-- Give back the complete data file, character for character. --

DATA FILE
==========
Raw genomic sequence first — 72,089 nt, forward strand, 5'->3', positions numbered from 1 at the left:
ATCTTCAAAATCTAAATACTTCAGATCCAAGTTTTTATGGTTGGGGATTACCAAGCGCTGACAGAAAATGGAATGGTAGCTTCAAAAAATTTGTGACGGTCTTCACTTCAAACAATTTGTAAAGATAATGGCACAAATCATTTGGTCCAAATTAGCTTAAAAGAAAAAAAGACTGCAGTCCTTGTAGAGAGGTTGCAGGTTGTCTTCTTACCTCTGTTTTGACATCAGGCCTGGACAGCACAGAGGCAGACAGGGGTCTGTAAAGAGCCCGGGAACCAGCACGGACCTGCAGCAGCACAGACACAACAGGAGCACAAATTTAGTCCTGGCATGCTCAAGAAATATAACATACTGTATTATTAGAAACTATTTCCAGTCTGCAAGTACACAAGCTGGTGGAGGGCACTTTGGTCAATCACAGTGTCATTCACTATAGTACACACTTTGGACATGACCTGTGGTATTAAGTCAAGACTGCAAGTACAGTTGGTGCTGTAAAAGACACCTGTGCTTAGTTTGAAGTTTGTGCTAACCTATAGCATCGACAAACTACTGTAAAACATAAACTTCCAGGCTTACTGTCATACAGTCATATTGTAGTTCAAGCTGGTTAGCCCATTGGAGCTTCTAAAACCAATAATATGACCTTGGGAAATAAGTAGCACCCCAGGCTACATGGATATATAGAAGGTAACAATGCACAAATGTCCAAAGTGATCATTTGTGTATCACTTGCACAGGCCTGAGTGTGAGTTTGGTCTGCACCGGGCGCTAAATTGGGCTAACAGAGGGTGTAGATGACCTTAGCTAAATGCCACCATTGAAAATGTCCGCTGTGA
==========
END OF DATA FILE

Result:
Raw genomic sequence first — 72,089 nt, forward strand, 5'->3', positions numbered from 1 at the left:
ATCTTCAAAATCTAAATACTTCAGATCCAAGTTTTTATGGTTGGGGATTACCAAGCGCTGACAGAAAATGGAATGGTAGCTTCAAAAAATTTGTGACGGTCTTCACTTCAAACAATTTGTAAAGATAATGGCACAAATCATTTGGTCCAAATTAGCTTAAAAGAAAAAAAGACTGCAGTCCTTGTAGAGAGGTTGCAGGTTGTCTTCTTACCTCTGTTTTGACATCAGGCCTGGACAGCACAGAGGCAGACAGGGGTCTGTAAAGAGCCCGGGAACCAGCACGGACCTGCAGCAGCACAGACACAACAGGAGCACAAATTTAGTCCTGGCATGCTCAAGAAATATAACATACTGTATTATTAGAAACTATTTCCAGTCTGCAAGTACACAAGCTGGTGGAGGGCACTTTGGTCAATCACAGTGTCATTCACTATAGTACACACTTTGGACATGACCTGTGGTATTAAGTCAAGACTGCAAGTACAGTTGGTGCTGTAAAAGACACCTGTGCTTAGTTTGAAGTTTGTGCTAACCTATAGCATCGACAAACTACTGTAAAACATAAACTTCCAGGCTTACTGTCATACAGTCATATTGTAGTTCAAGCTGGTTAGCCCATTGGAGCTTCTAAAACCAATAATATGACCTTGGGAAATAAGTAGCACCCCAGGCTACATGGATATATAGAAGGTAACAATGCACAAATGTCCAAAGTGATCATTTGTGTATCACTTGCACAGGCCTGAGTGTGAGTTTGGTCTGCACCGGGCGCTAAATTGGGCTAACAGAGGGTGTAGATGACCTTAGCTAAATGCCACCATTGAAAATGTCCGCTGTGA